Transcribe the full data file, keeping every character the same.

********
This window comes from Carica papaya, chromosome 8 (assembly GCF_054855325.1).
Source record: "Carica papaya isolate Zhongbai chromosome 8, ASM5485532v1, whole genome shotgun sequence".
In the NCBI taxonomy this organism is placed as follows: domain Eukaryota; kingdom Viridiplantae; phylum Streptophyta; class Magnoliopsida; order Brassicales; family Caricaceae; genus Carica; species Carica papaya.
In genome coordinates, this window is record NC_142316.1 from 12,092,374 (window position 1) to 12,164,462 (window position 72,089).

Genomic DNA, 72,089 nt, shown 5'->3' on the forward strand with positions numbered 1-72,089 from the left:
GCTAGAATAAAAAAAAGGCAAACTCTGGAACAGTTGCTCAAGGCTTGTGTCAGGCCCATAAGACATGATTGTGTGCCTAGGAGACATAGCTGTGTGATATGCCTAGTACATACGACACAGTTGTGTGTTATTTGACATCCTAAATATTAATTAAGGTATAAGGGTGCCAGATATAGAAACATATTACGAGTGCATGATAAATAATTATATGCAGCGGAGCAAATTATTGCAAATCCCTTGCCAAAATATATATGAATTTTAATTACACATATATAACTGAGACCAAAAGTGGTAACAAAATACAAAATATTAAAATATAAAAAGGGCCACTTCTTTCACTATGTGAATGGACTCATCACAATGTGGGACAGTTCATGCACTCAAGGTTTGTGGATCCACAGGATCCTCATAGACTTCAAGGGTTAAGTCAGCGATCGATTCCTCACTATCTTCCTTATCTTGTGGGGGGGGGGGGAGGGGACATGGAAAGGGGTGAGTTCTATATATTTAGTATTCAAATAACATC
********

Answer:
This window comes from Carica papaya, chromosome 8 (assembly GCF_054855325.1).
Source record: "Carica papaya isolate Zhongbai chromosome 8, ASM5485532v1, whole genome shotgun sequence".
In the NCBI taxonomy this organism is placed as follows: domain Eukaryota; kingdom Viridiplantae; phylum Streptophyta; class Magnoliopsida; order Brassicales; family Caricaceae; genus Carica; species Carica papaya.
In genome coordinates, this window is record NC_142316.1 from 12,092,374 (window position 1) to 12,164,462 (window position 72,089).

Genomic DNA, 72,089 nt, shown 5'->3' on the forward strand with positions numbered 1-72,089 from the left:
GCTAGAATAAAAAAAAGGCAAACTCTGGAACAGTTGCTCAAGGCTTGTGTCAGGCCCATAAGACATGATTGTGTGCCTAGGAGACATAGCTGTGTGATATGCCTAGTACATACGACACAGTTGTGTGTTATTTGACATCCTAAATATTAATTAAGGTATAAGGGTGCCAGATATAGAAACATATTACGAGTGCATGATAAATAATTATATGCAGCGGAGCAAATTATTGCAAATCCCTTGCCAAAATATATATGAATTTTAATTACACATATATAACTGAGACCAAAAGTGGTAACAAAATACAAAATATTAAAATATAAAAAGGGCCACTTCTTTCACTATGTGAATGGACTCATCACAATGTGGGACAGTTCATGCACTCAAGGTTTGTGGATCCACAGGATCCTCATAGACTTCAAGGGTTAAGTCAGCGATCGATTCCTCACTATCTTCCTTATCTTGTGGGGGGGGGGGGAGGGGACATGGAAAGGGGTGAGTTCTATATATTTAGTATTCAAATAACATC